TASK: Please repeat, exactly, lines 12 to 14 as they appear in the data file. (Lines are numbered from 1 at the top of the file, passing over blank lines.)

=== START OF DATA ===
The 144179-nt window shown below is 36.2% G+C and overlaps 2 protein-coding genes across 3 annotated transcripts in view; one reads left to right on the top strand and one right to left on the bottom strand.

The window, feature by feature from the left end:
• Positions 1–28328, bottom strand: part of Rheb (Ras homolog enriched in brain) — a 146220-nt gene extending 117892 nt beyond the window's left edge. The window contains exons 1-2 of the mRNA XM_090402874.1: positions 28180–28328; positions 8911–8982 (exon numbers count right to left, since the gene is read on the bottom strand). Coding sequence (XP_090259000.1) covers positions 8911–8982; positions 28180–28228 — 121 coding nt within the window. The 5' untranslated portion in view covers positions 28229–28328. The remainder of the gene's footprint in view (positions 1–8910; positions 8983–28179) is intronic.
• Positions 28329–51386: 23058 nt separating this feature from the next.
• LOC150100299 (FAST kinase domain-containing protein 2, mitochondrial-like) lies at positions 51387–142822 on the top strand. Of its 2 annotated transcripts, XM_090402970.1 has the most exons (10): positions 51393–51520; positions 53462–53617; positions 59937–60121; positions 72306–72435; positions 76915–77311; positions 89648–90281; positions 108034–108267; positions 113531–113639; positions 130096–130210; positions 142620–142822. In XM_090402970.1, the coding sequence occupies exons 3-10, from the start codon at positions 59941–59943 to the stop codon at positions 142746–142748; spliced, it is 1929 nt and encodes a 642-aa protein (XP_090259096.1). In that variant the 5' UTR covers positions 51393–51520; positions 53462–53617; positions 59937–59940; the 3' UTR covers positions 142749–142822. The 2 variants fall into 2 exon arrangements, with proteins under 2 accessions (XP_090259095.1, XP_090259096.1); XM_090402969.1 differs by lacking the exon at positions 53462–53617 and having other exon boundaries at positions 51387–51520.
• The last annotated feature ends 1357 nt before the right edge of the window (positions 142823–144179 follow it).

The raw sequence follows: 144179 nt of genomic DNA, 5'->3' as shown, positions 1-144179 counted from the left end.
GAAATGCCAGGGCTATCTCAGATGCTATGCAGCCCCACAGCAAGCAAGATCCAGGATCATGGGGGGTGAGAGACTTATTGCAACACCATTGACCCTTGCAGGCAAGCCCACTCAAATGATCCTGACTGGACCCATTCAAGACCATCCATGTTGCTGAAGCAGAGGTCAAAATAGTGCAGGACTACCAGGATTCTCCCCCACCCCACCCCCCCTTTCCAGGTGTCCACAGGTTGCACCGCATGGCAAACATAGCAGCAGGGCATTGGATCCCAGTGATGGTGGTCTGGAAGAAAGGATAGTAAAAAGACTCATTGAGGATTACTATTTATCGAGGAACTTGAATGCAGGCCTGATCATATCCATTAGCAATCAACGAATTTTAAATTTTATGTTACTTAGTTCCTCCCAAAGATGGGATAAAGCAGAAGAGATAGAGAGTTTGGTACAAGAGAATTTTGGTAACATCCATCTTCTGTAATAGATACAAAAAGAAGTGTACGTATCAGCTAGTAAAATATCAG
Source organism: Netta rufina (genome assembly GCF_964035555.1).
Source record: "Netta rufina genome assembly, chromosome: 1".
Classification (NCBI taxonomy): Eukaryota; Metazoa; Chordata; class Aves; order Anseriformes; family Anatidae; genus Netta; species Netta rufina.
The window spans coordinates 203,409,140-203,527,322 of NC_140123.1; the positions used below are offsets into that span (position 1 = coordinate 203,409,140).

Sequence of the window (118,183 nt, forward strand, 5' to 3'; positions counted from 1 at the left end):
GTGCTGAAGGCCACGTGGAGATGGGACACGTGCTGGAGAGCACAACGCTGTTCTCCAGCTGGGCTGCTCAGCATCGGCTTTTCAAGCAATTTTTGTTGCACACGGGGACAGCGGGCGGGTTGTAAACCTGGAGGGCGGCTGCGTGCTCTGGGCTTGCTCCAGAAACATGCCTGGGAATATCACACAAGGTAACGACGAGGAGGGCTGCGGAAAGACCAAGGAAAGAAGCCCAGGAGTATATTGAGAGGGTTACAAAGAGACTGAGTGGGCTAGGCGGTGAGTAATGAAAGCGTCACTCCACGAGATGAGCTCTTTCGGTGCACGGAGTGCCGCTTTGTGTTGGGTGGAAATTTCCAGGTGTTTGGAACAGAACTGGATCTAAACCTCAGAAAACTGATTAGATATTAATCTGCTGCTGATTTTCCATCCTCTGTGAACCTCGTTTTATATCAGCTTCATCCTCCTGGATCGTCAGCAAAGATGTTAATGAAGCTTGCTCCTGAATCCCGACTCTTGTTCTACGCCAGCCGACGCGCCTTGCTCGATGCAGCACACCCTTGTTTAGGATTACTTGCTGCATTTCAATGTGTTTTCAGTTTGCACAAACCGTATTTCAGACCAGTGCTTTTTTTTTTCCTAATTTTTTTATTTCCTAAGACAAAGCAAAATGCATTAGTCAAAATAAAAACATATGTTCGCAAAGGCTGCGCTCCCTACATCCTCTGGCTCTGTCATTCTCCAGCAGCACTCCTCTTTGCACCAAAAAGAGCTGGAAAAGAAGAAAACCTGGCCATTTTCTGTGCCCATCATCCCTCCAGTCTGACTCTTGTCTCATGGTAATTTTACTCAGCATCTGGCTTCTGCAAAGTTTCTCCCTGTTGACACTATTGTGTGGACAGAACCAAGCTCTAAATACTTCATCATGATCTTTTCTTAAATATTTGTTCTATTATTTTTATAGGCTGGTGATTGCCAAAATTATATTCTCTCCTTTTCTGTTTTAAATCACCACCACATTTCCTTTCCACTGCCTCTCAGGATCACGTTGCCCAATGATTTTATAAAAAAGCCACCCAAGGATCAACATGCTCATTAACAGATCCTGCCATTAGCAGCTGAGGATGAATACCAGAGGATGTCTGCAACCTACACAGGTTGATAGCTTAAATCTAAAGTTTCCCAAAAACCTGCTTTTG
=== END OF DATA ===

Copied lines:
The window spans coordinates 203,409,140-203,527,322 of NC_140123.1; the positions used below are offsets into that span (position 1 = coordinate 203,409,140).

Sequence of the window (118,183 nt, forward strand, 5' to 3'; positions counted from 1 at the left end):
GTGCTGAAGGCCACGTGGAGATGGGACACGTGCTGGAGAGCACAACGCTGTTCTCCAGCTGGGCTGCTCAGCATCGGCTTTTCAAGCAATTTTTGTTGCACACGGGGACAGCGGGCGGGTTGTAAACCTGGAGGGCGGCTGCGTGCTCTGGGCTTGCTCCAGAAACATGCCTGGGAATATCACACAAGGTAACGACGAGGAGGGCTGCGGAAAGACCAAGGAAAGAAGCCCAGGAGTATATTGAGAGGGTTACAAAGAGACTGAGTGGGCTAGGCGGTGAGTAATGAAAGCGTCACTCCACGAGATGAGCTCTTTCGGTGCACGGAGTGCCGCTTTGTGTTGGGTGGAAATTTCCAGGTGTTTGGAACAGAACTGGATCTAAACCTCAGAAAACTGATTAGATATTAATCTGCTGCTGATTTTCCATCCTCTGTGAACCTCGTTTTATATCAGCTTCATCCTCCTGGATCGTCAGCAAAGATGTTAATGAAGCTTGCTCCTGAATCCCGACTCTTGTTCTACGCCAGCCGACGCGCCTTGCTCGATGCAGCACACCCTTGTTTAGGATTACTTGCTGCATTTCAATGTGTTTTCAGTTTGCACAAACCGTATTTCAGACCAGTGCTTTTTTTTTTCCTAATTTTTTTATTTCCTAAGACAAAGCAAAATGCATTAGTCAAAATAAAAACATATGTTCGCAAAGGCTGCGCTCCCTACATCCTCTGGCTCTGTCATTCTCCAGCAGCACTCCTCTTTGCACCAAAAAGAGCTGGAAAAGAAGAAAACCTGGCCATTTTCTGTGCCCATCATCCCTCCAGTCTGACTCTTGTCTCATGGTAATTTTACTCAGCATCTGGCTTCTGCAAAGTTTCTCCCTGTTGACACTATTGTGTGGACAGAACCAAGCTCTAAATACTTCATCATGATCTTTTCTTAAATATTTGTTCTATTATTTTTATAGGCTGGTGATTGCCAAAATTATATTCTCTCCTTTTCTGTTTTAAATCACCACCACATTTCCTTTCCACTGCCTCTCAGGATCACGTTGCCCAATGATTTTATAAAAAAGCCACCCAAGGATCAACATGCTCATTAACAGATCCTGCCATTAGCAGCTGAGGATGAATACCAGAGGATGTCTGCAACCTACACAGGTTGATAGCTTAAATCTAAAGTTTCCCAAAAACCTGCTTTTG